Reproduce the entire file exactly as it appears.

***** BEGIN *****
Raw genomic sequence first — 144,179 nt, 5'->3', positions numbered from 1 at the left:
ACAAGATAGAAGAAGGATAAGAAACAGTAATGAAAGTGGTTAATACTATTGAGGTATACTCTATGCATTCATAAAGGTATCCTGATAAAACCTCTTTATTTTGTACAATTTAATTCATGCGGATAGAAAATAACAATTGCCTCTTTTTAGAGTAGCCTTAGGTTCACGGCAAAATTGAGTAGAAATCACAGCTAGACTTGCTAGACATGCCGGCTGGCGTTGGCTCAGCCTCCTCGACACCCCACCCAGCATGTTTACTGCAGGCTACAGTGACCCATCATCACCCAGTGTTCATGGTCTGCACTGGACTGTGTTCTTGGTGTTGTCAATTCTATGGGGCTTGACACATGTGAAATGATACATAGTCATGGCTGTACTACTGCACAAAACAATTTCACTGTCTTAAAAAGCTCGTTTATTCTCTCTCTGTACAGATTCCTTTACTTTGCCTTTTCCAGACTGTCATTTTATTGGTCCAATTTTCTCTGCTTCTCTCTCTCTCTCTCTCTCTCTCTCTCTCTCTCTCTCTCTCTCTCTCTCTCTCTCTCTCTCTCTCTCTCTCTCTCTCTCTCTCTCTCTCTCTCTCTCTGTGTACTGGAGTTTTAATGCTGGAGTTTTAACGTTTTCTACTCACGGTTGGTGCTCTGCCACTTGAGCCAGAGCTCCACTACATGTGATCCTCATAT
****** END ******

Raw genomic sequence first — 144,179 nt, 5'->3', positions numbered from 1 at the left:
ACAAGATAGAAGAAGGATAAGAAACAGTAATGAAAGTGGTTAATACTATTGAGGTATACTCTATGCATTCATAAAGGTATCCTGATAAAACCTCTTTATTTTGTACAATTTAATTCATGCGGATAGAAAATAACAATTGCCTCTTTTTAGAGTAGCCTTAGGTTCACGGCAAAATTGAGTAGAAATCACAGCTAGACTTGCTAGACATGCCGGCTGGCGTTGGCTCAGCCTCCTCGACACCCCACCCAGCATGTTTACTGCAGGCTACAGTGACCCATCATCACCCAGTGTTCATGGTCTGCACTGGACTGTGTTCTTGGTGTTGTCAATTCTATGGGGCTTGACACATGTGAAATGATACATAGTCATGGCTGTACTACTGCACAAAACAATTTCACTGTCTTAAAAAGCTCGTTTATTCTCTCTCTGTACAGATTCCTTTACTTTGCCTTTTCCAGACTGTCATTTTATTGGTCCAATTTTCTCTGCTTCTCTCTCTCTCTCTCTCTCTCTCTCTCTCTCTCTCTCTCTCTCTCTCTCTCTCTCTCTCTCTCTCTCTCTCTCTCTCTCTCTCTCTCTCTCTCTCTCTGTGTACTGGAGTTTTAATGCTGGAGTTTTAACGTTTTCTACTCACGGTTGGTGCTCTGCCACTTGAGCCAGAGCTCCACTACATGTGATCCTCATAT